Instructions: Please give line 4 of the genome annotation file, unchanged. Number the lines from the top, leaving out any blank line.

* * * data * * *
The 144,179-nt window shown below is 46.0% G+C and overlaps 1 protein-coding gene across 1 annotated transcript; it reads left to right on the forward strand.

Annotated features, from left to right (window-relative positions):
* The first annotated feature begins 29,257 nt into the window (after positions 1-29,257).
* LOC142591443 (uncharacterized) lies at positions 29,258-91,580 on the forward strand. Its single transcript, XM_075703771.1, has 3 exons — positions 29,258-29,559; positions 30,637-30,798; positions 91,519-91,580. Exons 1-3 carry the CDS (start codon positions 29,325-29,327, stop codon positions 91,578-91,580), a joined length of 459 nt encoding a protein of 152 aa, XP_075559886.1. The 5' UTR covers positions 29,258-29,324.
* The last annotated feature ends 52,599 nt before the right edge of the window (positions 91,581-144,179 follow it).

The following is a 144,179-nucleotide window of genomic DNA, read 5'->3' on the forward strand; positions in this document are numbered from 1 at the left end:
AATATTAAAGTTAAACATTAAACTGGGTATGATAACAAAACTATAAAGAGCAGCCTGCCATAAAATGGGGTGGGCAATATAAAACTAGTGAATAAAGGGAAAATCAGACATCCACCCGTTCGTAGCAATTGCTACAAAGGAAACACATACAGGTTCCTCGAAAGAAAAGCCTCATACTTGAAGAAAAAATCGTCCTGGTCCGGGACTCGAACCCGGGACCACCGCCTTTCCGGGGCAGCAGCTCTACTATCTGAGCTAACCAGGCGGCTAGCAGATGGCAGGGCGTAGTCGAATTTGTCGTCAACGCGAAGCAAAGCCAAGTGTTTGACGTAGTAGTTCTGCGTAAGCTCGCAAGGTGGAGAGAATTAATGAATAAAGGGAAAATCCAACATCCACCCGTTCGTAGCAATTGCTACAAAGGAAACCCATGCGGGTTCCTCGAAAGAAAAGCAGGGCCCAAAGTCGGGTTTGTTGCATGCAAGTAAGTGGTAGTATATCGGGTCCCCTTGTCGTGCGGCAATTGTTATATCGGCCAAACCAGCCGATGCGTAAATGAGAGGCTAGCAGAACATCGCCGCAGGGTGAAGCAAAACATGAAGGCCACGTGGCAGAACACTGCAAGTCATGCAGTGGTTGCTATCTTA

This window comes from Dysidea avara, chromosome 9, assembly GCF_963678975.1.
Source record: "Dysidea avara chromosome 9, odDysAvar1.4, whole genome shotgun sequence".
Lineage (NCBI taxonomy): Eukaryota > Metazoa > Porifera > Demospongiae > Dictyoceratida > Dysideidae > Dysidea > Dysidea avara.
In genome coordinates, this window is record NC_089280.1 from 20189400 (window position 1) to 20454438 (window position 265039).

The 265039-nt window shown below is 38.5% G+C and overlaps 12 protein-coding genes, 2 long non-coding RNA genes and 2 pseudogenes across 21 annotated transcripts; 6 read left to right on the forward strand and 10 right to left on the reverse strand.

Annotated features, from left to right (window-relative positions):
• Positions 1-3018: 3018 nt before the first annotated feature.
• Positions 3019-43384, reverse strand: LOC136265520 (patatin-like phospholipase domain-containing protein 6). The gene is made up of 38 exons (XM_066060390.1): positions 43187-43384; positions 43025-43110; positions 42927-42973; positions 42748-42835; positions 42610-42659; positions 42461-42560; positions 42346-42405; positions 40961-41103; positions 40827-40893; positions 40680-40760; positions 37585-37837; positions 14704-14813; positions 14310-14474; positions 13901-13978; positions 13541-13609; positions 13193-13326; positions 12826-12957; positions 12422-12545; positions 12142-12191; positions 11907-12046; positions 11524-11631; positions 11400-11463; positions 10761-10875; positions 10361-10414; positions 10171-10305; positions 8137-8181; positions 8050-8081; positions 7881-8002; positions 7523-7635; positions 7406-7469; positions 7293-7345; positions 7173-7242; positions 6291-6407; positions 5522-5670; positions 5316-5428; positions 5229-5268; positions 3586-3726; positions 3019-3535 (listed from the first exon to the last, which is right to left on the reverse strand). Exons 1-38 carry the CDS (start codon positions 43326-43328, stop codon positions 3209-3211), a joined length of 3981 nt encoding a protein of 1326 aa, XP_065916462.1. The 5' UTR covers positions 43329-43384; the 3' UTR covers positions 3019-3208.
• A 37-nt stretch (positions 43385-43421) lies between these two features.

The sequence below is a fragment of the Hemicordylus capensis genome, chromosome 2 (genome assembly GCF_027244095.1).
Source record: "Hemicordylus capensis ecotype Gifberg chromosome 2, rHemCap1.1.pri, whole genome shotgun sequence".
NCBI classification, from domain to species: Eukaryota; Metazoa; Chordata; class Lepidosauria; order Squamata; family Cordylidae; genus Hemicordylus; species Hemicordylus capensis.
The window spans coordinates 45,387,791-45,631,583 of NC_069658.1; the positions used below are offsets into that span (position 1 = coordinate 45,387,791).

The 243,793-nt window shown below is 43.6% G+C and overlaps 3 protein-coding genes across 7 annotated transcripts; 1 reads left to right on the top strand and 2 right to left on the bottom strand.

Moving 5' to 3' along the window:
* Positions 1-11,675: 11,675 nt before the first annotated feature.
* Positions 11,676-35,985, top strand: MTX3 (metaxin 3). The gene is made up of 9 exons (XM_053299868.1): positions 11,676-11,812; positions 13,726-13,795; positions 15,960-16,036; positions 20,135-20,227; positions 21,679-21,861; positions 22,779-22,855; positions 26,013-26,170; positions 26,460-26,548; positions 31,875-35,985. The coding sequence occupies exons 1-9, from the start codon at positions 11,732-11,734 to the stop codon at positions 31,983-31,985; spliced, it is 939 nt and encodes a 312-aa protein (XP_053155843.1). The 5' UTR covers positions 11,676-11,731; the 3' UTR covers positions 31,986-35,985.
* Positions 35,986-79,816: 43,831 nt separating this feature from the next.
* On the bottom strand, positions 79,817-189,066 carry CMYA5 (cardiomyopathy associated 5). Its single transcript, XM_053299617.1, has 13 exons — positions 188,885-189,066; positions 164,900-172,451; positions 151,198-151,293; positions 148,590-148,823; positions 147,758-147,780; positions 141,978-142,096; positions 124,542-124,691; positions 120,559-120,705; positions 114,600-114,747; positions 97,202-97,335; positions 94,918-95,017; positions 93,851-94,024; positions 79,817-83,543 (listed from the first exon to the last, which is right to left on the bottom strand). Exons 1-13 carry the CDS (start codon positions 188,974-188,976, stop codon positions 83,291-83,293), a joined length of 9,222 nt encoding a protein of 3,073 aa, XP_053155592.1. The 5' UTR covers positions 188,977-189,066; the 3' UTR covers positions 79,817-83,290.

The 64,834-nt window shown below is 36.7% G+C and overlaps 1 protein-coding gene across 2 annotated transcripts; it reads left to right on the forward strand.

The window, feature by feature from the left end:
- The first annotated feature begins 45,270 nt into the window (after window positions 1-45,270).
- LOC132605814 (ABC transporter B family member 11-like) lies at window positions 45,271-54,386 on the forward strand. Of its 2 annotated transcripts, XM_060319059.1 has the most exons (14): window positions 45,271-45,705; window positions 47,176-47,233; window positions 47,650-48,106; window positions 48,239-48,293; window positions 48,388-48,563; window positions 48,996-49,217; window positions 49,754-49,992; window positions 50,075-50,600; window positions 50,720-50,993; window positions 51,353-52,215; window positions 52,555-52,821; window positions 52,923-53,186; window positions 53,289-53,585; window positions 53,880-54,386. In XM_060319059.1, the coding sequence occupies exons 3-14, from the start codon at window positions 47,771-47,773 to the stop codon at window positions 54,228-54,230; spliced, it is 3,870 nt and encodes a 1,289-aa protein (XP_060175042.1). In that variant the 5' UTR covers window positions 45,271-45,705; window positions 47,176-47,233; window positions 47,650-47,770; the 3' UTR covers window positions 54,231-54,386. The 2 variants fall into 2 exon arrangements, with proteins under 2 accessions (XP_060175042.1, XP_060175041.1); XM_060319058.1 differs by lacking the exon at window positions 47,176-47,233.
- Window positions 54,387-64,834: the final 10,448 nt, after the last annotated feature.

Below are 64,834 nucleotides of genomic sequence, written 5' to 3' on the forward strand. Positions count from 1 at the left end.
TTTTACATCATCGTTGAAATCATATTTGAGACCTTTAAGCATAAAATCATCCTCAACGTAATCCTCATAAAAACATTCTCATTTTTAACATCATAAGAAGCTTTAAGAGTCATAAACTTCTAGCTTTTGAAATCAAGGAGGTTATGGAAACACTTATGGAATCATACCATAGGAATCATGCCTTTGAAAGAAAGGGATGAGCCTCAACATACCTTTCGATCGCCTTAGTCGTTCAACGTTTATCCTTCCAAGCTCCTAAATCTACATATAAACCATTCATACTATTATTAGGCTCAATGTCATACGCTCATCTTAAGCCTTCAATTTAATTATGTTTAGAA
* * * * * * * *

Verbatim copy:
* LOC142591443 (uncharacterized) lies at positions 29,258-91,580 on the forward strand. Its single transcript, XM_075703771.1, has 3 exons — positions 29,258-29,559; positions 30,637-30,798; positions 91,519-91,580. Exons 1-3 carry the CDS (start codon positions 29,325-29,327, stop codon positions 91,578-91,580), a joined length of 459 nt encoding a protein of 152 aa, XP_075559886.1. The 5' UTR covers positions 29,258-29,324.